Birmingham City Council has recently introduced plans to install a 20mph speed limit across the city’s residential roads. The proposal would see 90% of the city roads covered by a 20mph speed limit and cost £7m to fully implement over the course of five to seven years. The project would be funded through the Local Transport Plan.
The council had initiated a consultation process that will run until the end of November, inviting input and opinions on the plans. Some representatives from the haulier industry have criticised the plans as unnecessary.
Birmingham council claims the cost of the scheme will pay for itself through the reduced number of road accidents which currently cost the city around £5m per year. Tahir Ali, a Birmingham city councillor, said, “By reducing speeds we can reduce the number of of accidents on our roads.”. The council also hopes that the speed limits will encourage more people to commute and travel around the city on bike or foot.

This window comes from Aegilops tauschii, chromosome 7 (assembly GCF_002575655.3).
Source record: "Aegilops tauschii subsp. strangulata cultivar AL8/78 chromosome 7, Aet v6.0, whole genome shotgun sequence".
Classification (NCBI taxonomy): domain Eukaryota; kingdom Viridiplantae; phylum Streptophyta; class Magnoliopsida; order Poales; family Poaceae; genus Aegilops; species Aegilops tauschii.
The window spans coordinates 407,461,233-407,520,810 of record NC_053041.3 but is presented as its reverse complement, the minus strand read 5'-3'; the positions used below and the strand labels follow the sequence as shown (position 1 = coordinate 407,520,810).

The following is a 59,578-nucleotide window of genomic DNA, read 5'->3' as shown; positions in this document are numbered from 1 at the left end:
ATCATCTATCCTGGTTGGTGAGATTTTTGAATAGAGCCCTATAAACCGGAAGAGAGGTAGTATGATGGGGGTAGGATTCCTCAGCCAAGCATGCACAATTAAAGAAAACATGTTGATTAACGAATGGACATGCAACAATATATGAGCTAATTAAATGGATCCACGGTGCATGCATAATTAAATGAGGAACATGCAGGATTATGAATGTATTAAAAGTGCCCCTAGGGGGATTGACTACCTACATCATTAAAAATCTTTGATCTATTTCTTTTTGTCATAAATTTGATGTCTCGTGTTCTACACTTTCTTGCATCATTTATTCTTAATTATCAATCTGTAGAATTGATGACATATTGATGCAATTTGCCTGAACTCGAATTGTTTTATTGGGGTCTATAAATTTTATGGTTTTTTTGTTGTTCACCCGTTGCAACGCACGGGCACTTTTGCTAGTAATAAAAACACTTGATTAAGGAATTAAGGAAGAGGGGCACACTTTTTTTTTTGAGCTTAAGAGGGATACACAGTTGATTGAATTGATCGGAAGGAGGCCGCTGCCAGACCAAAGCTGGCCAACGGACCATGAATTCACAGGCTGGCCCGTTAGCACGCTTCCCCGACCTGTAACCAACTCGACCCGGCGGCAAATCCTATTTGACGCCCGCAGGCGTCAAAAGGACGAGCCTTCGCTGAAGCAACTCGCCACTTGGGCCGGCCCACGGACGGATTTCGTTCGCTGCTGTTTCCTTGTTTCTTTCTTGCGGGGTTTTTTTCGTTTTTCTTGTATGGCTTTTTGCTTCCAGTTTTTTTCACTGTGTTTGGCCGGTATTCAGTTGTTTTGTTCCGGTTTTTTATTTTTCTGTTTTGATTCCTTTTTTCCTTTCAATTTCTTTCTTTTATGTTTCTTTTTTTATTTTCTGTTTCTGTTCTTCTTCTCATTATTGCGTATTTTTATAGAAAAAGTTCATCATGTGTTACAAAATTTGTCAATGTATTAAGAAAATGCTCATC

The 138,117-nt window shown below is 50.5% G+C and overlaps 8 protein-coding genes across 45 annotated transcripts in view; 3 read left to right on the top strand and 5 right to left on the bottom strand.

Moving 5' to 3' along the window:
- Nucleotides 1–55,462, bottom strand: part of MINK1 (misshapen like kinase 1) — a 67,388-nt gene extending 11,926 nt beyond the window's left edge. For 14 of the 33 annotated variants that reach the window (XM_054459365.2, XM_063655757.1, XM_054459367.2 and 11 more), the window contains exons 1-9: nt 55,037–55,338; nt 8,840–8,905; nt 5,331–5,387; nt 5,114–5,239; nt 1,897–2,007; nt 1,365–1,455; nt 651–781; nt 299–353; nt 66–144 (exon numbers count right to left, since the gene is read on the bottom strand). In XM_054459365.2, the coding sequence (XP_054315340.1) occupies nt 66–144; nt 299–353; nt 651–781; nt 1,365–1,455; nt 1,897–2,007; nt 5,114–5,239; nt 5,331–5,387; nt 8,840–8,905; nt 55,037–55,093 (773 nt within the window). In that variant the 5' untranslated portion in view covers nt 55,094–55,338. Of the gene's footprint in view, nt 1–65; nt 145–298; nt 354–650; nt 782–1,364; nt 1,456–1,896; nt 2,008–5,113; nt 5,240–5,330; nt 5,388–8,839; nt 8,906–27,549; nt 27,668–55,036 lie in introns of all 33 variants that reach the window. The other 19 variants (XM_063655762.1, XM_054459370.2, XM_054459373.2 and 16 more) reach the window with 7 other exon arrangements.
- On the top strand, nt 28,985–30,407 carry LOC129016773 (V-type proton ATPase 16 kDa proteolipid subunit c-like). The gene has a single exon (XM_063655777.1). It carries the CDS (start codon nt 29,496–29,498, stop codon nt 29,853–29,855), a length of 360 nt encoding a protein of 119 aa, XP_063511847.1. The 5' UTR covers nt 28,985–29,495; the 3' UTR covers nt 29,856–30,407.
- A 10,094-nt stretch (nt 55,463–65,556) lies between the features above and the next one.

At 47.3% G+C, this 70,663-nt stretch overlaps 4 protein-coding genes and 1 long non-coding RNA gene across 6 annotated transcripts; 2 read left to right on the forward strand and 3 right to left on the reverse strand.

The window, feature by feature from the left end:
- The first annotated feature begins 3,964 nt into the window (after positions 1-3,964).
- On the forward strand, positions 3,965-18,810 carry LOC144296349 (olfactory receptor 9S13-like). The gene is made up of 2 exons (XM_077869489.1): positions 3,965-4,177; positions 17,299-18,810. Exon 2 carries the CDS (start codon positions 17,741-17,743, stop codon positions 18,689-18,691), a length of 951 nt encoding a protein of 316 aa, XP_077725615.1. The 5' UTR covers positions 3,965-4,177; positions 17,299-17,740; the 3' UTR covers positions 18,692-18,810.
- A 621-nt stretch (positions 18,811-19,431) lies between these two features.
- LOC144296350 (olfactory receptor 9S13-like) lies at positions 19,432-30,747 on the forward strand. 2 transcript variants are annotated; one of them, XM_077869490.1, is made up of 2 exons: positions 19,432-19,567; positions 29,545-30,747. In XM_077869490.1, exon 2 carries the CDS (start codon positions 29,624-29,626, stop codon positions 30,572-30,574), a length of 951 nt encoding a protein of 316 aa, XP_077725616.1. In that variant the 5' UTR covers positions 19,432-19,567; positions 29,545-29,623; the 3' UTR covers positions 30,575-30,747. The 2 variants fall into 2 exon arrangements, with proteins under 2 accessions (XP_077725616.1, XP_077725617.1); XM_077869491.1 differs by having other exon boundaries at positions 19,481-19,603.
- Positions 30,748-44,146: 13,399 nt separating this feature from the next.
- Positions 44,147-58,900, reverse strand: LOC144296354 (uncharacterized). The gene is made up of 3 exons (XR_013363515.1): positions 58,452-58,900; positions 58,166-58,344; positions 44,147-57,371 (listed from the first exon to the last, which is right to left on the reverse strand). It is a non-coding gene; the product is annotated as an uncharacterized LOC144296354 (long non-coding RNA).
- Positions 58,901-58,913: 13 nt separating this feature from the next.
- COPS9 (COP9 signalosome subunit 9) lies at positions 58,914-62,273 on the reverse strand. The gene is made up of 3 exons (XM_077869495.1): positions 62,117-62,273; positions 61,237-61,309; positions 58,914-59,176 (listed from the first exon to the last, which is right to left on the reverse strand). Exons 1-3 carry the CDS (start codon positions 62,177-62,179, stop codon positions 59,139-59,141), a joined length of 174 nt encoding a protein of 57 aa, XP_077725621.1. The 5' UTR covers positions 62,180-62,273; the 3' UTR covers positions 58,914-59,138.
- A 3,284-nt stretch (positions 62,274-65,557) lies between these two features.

Reactions to the plans from industry experts has been mixed – some considering the plans and excessive, and others suggesting the speed limit will have little impact on operations. Nick Payne, regional director for the midlands and western region for the Road Haulage Association, said, “While we welcome anything that encourages safety along residential streets, very few of our members would ever be travelling down them in articulated lorries, so it’s unlikely to have much impact.”.
However, some local businesses feel that the plans will affect trade. Phil Benton, managing director of Benton’s Haulage in Coleshill suggested the council’s plans fell in line with what he perceived to be a move towards a total ban on road freight deliveries in city centres, and that little though had gone into how the volume of deliveries demanded by local businesses would be met. Benton said, “I think it’s overkill. The average traffic speed in Birmingham [especially on the high street] means a 20mph limit isn’t really needed. However, the area does have a problem with youngsters street racing, so it’s a case of the rest of us are getting penalised on behalf of a few.”.
The plans were always likely to split opinion but the success or failure of the scheme is likely to have an impact on cities up and down the UK.